The Evolution of Eastwood: The First Twenty Films

Ever since “the man with no name” rode through Sergio Leone’s haunted western territory, Eastwood seemed destined for greatness. His early filmography is populated mostly by westerns and cop thrillers (including perhaps his most signature role as “Dirty” Harry Callahan), with a few odd exceptions that would hint at some truly interesting things to come.

Having made this chronological journey through the first third of his filmography, I wanted to take a brief beat to examine some of the trends that emerged and identify some elements that defined the early period of his film career. There are absolutely elements deserving of praise, but also some disappointing trends as well. So, speaking in broad terms, here’s what I learned watching the first twenty films in “The Evolution of Eastwood”…

The Embodiment of Tough

One of the most common elements in each of Eastwood’s first twenty films is that he’s one intimidating s.o.b. His trademark squint (which first emerged as an accident due to lighting on the set of A Fistful of Dollars) would come to represent that steely, cold iron that apparently serves as a spine to each of his characters. In every single film, Eastwood’s character never loses a one-on-one fist fight (or gunfight for that matter) and the few times that he is subdued, it’s because of a multi-man ambush (for which he always doles out revenge). There are only two times in this early track in which Eastwood plays a remotely vulnerable character against whom the odds are sufficiently stacked. And, ironically, in both cases his opponents are women.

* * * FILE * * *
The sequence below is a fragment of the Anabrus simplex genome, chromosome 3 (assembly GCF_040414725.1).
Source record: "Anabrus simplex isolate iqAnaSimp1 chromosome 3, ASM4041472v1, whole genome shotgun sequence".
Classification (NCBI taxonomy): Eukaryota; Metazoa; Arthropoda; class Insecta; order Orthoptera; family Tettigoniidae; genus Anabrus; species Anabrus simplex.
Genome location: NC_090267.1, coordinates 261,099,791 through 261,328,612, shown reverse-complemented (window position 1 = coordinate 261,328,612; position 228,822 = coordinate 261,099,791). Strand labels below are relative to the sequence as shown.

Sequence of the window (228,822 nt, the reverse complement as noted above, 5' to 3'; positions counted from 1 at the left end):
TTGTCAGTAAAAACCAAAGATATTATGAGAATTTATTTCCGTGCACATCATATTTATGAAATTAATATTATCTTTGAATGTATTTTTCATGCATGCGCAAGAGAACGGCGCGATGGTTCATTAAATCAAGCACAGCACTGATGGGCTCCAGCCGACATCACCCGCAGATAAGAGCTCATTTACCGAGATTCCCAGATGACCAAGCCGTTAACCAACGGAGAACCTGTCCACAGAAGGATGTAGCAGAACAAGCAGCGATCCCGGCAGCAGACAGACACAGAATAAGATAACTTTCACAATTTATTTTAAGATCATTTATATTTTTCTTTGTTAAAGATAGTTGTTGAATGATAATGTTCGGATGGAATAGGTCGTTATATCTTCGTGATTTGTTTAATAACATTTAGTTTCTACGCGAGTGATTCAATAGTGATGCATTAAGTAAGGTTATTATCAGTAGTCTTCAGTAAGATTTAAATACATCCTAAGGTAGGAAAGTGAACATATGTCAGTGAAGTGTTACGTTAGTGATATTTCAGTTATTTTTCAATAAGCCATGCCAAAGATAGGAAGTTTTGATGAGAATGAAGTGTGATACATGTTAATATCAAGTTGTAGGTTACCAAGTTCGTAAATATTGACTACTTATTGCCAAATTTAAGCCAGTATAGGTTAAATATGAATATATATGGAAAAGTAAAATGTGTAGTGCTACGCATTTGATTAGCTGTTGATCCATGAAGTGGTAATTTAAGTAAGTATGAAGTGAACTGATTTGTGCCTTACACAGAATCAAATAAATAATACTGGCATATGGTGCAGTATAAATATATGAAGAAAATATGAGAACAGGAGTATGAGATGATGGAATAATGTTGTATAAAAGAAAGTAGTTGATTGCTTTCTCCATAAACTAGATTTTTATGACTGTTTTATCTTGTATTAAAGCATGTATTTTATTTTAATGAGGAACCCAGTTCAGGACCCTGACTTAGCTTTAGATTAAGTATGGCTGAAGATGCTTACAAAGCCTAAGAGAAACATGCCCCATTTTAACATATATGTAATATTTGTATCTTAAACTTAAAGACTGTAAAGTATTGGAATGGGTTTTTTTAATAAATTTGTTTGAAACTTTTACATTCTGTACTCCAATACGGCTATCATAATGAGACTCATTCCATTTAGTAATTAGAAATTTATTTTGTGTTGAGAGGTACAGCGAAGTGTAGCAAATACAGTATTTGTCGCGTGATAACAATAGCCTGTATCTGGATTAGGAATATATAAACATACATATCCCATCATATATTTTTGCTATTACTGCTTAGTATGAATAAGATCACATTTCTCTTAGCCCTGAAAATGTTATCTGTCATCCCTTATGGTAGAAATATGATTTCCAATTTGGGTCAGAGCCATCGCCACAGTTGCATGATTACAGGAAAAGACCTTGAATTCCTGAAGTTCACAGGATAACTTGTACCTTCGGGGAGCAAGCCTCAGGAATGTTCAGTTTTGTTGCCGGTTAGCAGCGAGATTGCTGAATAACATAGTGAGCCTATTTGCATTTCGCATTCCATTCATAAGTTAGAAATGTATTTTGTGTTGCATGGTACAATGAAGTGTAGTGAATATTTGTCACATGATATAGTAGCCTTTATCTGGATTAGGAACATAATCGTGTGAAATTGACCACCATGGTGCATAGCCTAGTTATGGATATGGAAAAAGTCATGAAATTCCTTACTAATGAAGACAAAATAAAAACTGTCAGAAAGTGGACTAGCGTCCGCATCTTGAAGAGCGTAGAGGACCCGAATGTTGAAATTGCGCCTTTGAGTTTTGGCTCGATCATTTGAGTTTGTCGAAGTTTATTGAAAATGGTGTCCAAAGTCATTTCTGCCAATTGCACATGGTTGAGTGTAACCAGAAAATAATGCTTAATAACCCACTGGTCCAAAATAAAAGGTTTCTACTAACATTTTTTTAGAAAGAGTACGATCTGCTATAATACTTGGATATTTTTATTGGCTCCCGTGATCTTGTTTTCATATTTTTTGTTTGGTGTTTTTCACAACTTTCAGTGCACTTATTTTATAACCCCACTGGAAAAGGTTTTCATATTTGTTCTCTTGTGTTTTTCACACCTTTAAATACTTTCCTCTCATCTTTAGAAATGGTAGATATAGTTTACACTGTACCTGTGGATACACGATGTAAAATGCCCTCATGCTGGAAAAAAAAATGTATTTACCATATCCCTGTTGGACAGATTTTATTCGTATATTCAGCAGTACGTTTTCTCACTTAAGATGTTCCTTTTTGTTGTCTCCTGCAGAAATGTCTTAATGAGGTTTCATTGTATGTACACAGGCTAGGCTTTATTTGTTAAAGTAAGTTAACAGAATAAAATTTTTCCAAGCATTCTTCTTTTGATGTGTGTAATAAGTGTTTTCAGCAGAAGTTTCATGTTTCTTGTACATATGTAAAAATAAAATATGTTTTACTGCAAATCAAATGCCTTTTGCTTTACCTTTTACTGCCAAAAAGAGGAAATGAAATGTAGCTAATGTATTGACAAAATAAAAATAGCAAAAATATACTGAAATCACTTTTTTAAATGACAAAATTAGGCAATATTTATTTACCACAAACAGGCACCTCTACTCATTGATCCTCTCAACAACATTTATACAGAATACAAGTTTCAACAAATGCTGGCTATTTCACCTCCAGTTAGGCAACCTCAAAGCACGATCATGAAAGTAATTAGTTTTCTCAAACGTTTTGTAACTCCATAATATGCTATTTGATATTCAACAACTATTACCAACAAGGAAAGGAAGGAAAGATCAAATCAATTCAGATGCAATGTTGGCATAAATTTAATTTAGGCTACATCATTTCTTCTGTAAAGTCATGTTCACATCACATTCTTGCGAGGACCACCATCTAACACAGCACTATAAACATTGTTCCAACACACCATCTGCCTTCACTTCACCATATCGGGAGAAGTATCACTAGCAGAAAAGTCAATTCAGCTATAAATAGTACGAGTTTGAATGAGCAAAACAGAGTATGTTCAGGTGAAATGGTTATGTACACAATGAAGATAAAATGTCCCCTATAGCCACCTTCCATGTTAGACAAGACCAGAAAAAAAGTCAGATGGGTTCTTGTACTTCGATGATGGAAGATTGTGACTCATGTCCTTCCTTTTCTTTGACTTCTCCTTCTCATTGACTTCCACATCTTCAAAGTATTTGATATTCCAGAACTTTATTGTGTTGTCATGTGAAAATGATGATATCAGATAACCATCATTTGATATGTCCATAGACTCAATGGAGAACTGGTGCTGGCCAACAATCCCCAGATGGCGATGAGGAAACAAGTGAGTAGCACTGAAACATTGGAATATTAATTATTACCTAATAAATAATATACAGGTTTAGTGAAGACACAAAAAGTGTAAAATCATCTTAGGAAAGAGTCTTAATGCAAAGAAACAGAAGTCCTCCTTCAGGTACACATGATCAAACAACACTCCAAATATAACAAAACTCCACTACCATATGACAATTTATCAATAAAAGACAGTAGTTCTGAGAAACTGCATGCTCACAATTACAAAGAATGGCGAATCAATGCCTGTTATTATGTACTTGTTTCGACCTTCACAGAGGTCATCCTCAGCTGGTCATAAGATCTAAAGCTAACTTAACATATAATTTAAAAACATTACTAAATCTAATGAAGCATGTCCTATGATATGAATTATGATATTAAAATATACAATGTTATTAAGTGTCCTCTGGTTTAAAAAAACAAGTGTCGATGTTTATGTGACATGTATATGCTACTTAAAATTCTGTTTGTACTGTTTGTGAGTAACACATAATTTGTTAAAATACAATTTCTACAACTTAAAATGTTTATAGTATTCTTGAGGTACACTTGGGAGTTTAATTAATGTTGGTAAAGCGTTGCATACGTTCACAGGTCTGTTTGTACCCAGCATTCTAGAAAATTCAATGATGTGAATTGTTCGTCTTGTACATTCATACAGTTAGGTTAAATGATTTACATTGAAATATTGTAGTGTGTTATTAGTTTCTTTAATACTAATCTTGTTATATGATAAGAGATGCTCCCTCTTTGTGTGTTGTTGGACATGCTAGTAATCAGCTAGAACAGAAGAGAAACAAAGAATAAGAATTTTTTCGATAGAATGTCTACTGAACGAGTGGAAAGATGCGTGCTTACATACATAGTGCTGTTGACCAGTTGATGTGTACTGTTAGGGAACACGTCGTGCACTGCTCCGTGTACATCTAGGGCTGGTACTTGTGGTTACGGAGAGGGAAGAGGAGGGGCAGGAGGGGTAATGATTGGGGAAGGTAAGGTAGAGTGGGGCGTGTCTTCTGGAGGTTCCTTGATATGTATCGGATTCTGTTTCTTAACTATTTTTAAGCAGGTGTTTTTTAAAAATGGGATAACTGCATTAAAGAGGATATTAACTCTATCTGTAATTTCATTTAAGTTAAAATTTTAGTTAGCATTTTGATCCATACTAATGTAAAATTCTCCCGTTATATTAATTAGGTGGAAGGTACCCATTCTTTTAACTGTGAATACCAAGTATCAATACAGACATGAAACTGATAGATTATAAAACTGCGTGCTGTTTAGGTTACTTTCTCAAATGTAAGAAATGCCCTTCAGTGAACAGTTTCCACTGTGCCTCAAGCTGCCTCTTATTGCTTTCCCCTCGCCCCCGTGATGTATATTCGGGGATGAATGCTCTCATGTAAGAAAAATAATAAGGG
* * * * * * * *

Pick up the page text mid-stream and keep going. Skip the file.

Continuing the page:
Misogyny Overload

I’ll not mince words here – in both his films (and apparently his personal life) – Eastwood doesn’t have a very upstanding reputation with women. His personal life is littered with numerous rumors of affairs (and an undetermined amount of children) and some of the authenticated details of his longer-term relationships don’t paint him in the best light. That sensibility makes its way into most of his on-screen personas as well, as he frequently seduces or coerces women into lovemaking only to treat them with rather questionable dignity afterwards. In High Plains Drifter, he outright rapes a woman in the first fifteen minutes of the film (a narrative element that is in direct alignment with the tone and theme of the film, but is disturbing nonetheless). It is interesting to me, then, that two of his stronger and more compelling films (Play Misty for Me and The Beguiled) feature him playing a character at the mercy of powerful (but unfortunately crazy) women. Both of those films represent strong pieces of filmmaking and strong performances from Eastwood, but it does little to dilute the already misogynistic trends in his early filmography.